Wednesday, March 24, 2010

Explaining Hume's Fork

Hume is a classic, consistent, empiricist. He thinks that all ideas come from experience, because they all come from what he calls impressions. Now these impressions are experiences, however, some of them come from within ourselves as opposed to the five exterior senses. Second, he thinks that all justified beliefs are justified through experience, except for what he called relations of ideas. What relations of ideas were were simply how our ideas are related to one another. So, for example, you could know that all bachelors are unmarried without interviewing any bachelors to find out their marital status, because that is a matter of how we define the word "bachelor." He also asserts that all mathematical knowledge is just the knowledge of definitions. But we can't know anything about, say, whether something exists or not based on how we define the word. So attempts like the ontological argument to show that God must exist because of the way we define "God," are bound to fall flat. On the other hand, any knowledge that might lead us to conclude anything about what is real outside of our own minds, according to Hume, has got to come from experience.

Rationalists think that we can have knowledge of the world outside of our minds through reason, independently of experience. Kant, for example, thought that we could deduce our moral duties through rational reflection and use of the Categorical Imperative. Hume, on the other hand, thought morals derived from feelings.

Hume calls what we can know apart from experience relations of ideas, and what we need experience for matters of fact. This is called, in philosophy, Hume's Fork.


J said...

That's one of Hume's "forks"--really the analytic/synthetic distinction--relations of ideas are mathematics/logic, ie analytic, a priori. Matters of fact---are the propositions of natural science, physics, social science--synthetic, a posteriori (obviously that's a bit quaint, since natural science depends greatly on advanced mathematics).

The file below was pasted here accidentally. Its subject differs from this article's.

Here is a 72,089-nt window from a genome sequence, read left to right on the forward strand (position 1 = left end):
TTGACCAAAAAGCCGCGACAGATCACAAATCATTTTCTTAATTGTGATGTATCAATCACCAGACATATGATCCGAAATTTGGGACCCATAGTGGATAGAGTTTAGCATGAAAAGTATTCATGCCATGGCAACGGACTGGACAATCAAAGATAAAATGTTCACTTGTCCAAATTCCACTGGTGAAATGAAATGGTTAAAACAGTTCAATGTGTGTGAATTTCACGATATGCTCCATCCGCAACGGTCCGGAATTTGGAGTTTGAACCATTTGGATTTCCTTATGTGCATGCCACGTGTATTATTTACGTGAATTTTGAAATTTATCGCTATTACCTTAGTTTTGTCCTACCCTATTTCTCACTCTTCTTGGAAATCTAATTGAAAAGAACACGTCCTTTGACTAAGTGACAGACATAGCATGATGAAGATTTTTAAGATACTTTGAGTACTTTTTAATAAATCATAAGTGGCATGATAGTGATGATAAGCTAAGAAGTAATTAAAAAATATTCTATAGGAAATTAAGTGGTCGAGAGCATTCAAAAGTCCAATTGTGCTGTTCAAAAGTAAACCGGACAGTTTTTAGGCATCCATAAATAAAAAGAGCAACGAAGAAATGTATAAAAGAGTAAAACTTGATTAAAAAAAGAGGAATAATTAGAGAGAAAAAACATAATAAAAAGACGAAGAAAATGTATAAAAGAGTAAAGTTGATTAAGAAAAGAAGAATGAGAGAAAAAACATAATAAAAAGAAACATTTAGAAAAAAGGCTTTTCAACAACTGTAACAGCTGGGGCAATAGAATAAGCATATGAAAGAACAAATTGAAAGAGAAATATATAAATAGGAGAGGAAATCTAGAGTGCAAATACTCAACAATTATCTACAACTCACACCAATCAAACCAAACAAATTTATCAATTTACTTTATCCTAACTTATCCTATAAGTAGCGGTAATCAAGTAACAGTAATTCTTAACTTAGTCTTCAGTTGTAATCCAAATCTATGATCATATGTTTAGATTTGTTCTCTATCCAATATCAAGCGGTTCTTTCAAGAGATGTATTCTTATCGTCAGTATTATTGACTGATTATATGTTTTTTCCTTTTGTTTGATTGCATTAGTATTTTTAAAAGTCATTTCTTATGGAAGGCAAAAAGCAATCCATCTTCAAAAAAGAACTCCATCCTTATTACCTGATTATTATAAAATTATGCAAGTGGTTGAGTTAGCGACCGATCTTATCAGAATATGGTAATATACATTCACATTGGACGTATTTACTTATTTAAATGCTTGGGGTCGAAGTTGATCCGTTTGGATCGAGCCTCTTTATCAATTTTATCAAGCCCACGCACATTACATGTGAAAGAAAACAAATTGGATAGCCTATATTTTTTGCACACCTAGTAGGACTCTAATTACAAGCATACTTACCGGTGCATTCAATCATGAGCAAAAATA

But it's also used in other senses, as the wiki indicates.

Hume's not saying ethics reduces merely to feelings. The is-ought problem shows that ethics cannot be established purely by logic. There's no contradiction between preferring a bomb dropped on a city to a prick on the finger,etc.--you can't really prove obligations via reason.

So I think he wants to say ethics becomes a type of moral psychology--reason should help further our goals, so forth. Maybe Hume's wrong, but it's not just "whatever X thinks is good, is good"--

Brandon said...

It's not quite right to say that Hume thinks relations of ideas concern things known apart from experience; on a Humean view nothing is known apart from experience. The key difference here is existence, not experience: knowledge based on relations of ideas does not depend on any attribution of existence to the ideas, while knowledge based on matters of fact does. (Confer the opening of ECHU Section IV Part I.)

J said...

Hume may be a nominalist, but that doesn't mean numbers, say, have no existence whatsoever. Or he's inconsistent, as in claiming mathematical/logical truths hold yet also denying universals.

Either way he doesn't really flesh out the constructivist problem--given his Treatise maxim of "no ideas without antecedent impressions" he would seem to imply something like an empirical account of mathematics....